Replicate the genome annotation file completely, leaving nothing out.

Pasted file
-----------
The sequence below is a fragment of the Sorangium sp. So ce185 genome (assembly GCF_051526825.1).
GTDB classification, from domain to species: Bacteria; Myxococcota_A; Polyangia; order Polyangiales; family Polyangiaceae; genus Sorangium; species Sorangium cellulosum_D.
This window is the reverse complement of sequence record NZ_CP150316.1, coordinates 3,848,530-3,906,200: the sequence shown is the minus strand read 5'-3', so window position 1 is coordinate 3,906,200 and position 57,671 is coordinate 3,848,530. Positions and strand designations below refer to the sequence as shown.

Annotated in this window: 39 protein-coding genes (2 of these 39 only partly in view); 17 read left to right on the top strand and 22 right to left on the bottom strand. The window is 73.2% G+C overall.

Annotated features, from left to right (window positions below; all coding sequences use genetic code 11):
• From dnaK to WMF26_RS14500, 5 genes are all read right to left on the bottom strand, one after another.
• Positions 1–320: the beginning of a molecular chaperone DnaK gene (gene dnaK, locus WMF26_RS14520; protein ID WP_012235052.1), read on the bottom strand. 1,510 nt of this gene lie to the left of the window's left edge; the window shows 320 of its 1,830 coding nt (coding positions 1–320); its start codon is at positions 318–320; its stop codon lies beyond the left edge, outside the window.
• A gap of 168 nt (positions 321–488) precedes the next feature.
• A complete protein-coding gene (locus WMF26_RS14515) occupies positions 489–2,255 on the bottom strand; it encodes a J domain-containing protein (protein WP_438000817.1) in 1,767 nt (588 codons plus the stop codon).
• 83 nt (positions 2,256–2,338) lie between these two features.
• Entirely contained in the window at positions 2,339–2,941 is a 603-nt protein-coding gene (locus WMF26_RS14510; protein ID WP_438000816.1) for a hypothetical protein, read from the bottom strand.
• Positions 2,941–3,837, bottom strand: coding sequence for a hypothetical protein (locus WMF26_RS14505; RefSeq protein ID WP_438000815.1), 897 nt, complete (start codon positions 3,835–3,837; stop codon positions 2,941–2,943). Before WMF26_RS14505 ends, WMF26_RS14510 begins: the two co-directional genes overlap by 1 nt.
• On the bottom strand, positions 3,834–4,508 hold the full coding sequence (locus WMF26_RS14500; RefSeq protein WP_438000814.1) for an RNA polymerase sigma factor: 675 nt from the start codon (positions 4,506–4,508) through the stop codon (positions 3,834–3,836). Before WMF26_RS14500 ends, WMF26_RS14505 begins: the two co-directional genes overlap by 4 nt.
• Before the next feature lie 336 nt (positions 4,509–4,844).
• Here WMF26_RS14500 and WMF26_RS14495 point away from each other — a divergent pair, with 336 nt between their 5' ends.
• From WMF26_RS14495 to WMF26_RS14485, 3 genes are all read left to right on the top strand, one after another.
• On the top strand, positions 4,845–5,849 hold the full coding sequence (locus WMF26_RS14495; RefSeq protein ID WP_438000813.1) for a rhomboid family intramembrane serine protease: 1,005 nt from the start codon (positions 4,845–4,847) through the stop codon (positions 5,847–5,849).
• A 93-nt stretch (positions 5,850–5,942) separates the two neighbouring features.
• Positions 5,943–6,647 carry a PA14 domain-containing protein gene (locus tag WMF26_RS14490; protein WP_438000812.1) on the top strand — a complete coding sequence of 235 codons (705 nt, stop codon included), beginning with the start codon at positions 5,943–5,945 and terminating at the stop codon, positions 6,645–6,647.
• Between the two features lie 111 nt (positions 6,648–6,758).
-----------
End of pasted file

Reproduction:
The sequence below is a fragment of the Sorangium sp. So ce185 genome (assembly GCF_051526825.1).
GTDB classification, from domain to species: Bacteria; Myxococcota_A; Polyangia; order Polyangiales; family Polyangiaceae; genus Sorangium; species Sorangium cellulosum_D.
This window is the reverse complement of sequence record NZ_CP150316.1, coordinates 3,848,530-3,906,200: the sequence shown is the minus strand read 5'-3', so window position 1 is coordinate 3,906,200 and position 57,671 is coordinate 3,848,530. Positions and strand designations below refer to the sequence as shown.

Annotated in this window: 39 protein-coding genes (2 of these 39 only partly in view); 17 read left to right on the top strand and 22 right to left on the bottom strand. The window is 73.2% G+C overall.

Annotated features, from left to right (window positions below; all coding sequences use genetic code 11):
• From dnaK to WMF26_RS14500, 5 genes are all read right to left on the bottom strand, one after another.
• Positions 1–320: the beginning of a molecular chaperone DnaK gene (gene dnaK, locus WMF26_RS14520; protein ID WP_012235052.1), read on the bottom strand. 1,510 nt of this gene lie to the left of the window's left edge; the window shows 320 of its 1,830 coding nt (coding positions 1–320); its start codon is at positions 318–320; its stop codon lies beyond the left edge, outside the window.
• A gap of 168 nt (positions 321–488) precedes the next feature.
• A complete protein-coding gene (locus WMF26_RS14515) occupies positions 489–2,255 on the bottom strand; it encodes a J domain-containing protein (protein WP_438000817.1) in 1,767 nt (588 codons plus the stop codon).
• 83 nt (positions 2,256–2,338) lie between these two features.
• Entirely contained in the window at positions 2,339–2,941 is a 603-nt protein-coding gene (locus WMF26_RS14510; protein ID WP_438000816.1) for a hypothetical protein, read from the bottom strand.
• Positions 2,941–3,837, bottom strand: coding sequence for a hypothetical protein (locus WMF26_RS14505; RefSeq protein ID WP_438000815.1), 897 nt, complete (start codon positions 3,835–3,837; stop codon positions 2,941–2,943). Before WMF26_RS14505 ends, WMF26_RS14510 begins: the two co-directional genes overlap by 1 nt.
• On the bottom strand, positions 3,834–4,508 hold the full coding sequence (locus WMF26_RS14500; RefSeq protein WP_438000814.1) for an RNA polymerase sigma factor: 675 nt from the start codon (positions 4,506–4,508) through the stop codon (positions 3,834–3,836). Before WMF26_RS14500 ends, WMF26_RS14505 begins: the two co-directional genes overlap by 4 nt.
• Before the next feature lie 336 nt (positions 4,509–4,844).
• Here WMF26_RS14500 and WMF26_RS14495 point away from each other — a divergent pair, with 336 nt between their 5' ends.
• From WMF26_RS14495 to WMF26_RS14485, 3 genes are all read left to right on the top strand, one after another.
• On the top strand, positions 4,845–5,849 hold the full coding sequence (locus WMF26_RS14495; RefSeq protein ID WP_438000813.1) for a rhomboid family intramembrane serine protease: 1,005 nt from the start codon (positions 4,845–4,847) through the stop codon (positions 5,847–5,849).
• A 93-nt stretch (positions 5,850–5,942) separates the two neighbouring features.
• Positions 5,943–6,647 carry a PA14 domain-containing protein gene (locus tag WMF26_RS14490; protein WP_438000812.1) on the top strand — a complete coding sequence of 235 codons (705 nt, stop codon included), beginning with the start codon at positions 5,943–5,945 and terminating at the stop codon, positions 6,645–6,647.
• Between the two features lie 111 nt (positions 6,648–6,758).